To understand the impacts on the St Lucie River/Indian River Lagoon, it is necessary to look in beyond our boarders.  One of the most telling documents helping to explain why the St Lucie River/Indian River Lagoon is forced to take the over flow water of Lake Okeechobee (which in some years, since 1923, has been above 2,000,000 acre feet) is a document entitled “Synthesis of the Impacts of 20th Century Water Management Land Use  Practices on Coastal Hydrology of South East Florida,” by Robert Renken and other scientists  for the 2000 Greater Everglades Ecosystem Restoration Conference.

The full document is here: (http://sofia.usgs.gov/geer/2000/posters/use_impact/index.html)

Today I will show parts of this document as “food for thought.”

Chart 1, 1900
Chart 1, 1900.

As one can see above, in 1900, Lake Okeechobee overflowed naturally to the Everglades  to Florida Bay. The green on the eastern coast was a Florida forest.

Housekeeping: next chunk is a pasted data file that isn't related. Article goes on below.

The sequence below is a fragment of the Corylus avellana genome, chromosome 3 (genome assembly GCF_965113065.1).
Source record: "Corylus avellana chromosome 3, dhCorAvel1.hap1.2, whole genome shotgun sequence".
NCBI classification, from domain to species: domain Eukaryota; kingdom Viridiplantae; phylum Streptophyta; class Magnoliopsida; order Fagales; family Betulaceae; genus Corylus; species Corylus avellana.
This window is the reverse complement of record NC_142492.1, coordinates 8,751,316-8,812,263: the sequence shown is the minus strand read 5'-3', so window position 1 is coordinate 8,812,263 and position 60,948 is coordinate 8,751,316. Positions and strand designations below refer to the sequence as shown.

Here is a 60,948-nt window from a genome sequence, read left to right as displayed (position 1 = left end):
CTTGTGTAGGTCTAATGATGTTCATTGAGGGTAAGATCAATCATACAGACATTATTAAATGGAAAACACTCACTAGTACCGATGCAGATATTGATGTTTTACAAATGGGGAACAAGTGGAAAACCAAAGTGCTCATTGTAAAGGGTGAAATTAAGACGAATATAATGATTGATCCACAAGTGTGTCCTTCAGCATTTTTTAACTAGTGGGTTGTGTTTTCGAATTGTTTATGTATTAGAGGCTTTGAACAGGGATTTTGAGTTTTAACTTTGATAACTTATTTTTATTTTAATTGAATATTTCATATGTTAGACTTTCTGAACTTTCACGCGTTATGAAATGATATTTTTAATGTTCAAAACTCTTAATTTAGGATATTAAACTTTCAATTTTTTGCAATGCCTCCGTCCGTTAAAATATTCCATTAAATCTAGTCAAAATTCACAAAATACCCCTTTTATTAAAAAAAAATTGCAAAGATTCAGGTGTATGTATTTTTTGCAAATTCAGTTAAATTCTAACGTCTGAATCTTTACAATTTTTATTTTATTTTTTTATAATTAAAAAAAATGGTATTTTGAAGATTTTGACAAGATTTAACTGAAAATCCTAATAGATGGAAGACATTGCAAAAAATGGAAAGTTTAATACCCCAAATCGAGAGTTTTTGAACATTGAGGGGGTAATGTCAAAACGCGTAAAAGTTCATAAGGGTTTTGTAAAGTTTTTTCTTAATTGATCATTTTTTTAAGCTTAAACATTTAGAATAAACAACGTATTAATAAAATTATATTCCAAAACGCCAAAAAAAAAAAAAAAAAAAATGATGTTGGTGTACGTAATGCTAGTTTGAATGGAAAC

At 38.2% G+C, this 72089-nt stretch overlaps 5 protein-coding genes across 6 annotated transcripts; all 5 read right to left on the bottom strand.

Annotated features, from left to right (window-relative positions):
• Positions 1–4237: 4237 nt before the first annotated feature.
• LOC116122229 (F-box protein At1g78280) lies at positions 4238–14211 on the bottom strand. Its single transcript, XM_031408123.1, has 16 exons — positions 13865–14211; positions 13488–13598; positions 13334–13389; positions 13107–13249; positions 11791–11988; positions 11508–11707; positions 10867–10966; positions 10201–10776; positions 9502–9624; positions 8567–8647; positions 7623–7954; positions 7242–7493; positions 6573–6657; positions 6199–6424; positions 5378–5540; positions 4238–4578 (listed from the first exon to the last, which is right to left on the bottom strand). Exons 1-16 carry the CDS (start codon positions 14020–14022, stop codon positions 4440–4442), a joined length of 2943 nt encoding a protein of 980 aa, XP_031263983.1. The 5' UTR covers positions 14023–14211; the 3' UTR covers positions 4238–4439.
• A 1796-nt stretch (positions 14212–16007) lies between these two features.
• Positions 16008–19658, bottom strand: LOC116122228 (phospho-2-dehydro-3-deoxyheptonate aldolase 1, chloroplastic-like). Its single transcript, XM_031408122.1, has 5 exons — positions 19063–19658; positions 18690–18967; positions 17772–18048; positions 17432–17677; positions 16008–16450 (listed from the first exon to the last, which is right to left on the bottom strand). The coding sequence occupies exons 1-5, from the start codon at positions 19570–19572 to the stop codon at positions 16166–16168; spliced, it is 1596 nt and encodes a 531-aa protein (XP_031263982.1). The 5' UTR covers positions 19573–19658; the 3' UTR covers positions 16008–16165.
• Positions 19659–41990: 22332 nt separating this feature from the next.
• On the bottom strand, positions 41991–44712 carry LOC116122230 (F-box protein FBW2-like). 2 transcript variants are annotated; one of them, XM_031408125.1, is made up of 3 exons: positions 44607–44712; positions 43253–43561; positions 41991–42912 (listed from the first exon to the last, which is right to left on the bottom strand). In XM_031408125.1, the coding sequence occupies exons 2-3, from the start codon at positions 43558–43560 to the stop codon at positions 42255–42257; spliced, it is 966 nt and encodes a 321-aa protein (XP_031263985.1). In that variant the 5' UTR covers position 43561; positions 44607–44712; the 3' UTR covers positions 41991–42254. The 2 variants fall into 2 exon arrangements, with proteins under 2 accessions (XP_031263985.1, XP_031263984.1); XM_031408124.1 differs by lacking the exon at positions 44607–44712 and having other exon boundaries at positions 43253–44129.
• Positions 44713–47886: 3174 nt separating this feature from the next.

Chart 2, 1952
Chart 2, 1953.

By 1953, the year after my Thurlow grandparents came to Stuart from Syracuse, New York, the Everglades Agricultural Area, (EAA), just south of the lake had caused the destructive redirection of Lake Okeechobee waters; this water was directed to the northern estuaries, the St Lucie River/Indian River Lagoon on the east, and to the Calooshatchee on the west.  More agriculture can be seen in dark brown along the eastern coast and south to Homestead. Forests in some areas remain (green). The yellow is urban development. There is some urban development but it is not extensive.

By 1972 when I was 8 years old growing up in Stuart, the EAA had morphed to gigantic proportions and coastal development had moved into the eastern Everglades.
Chart 3, 1972.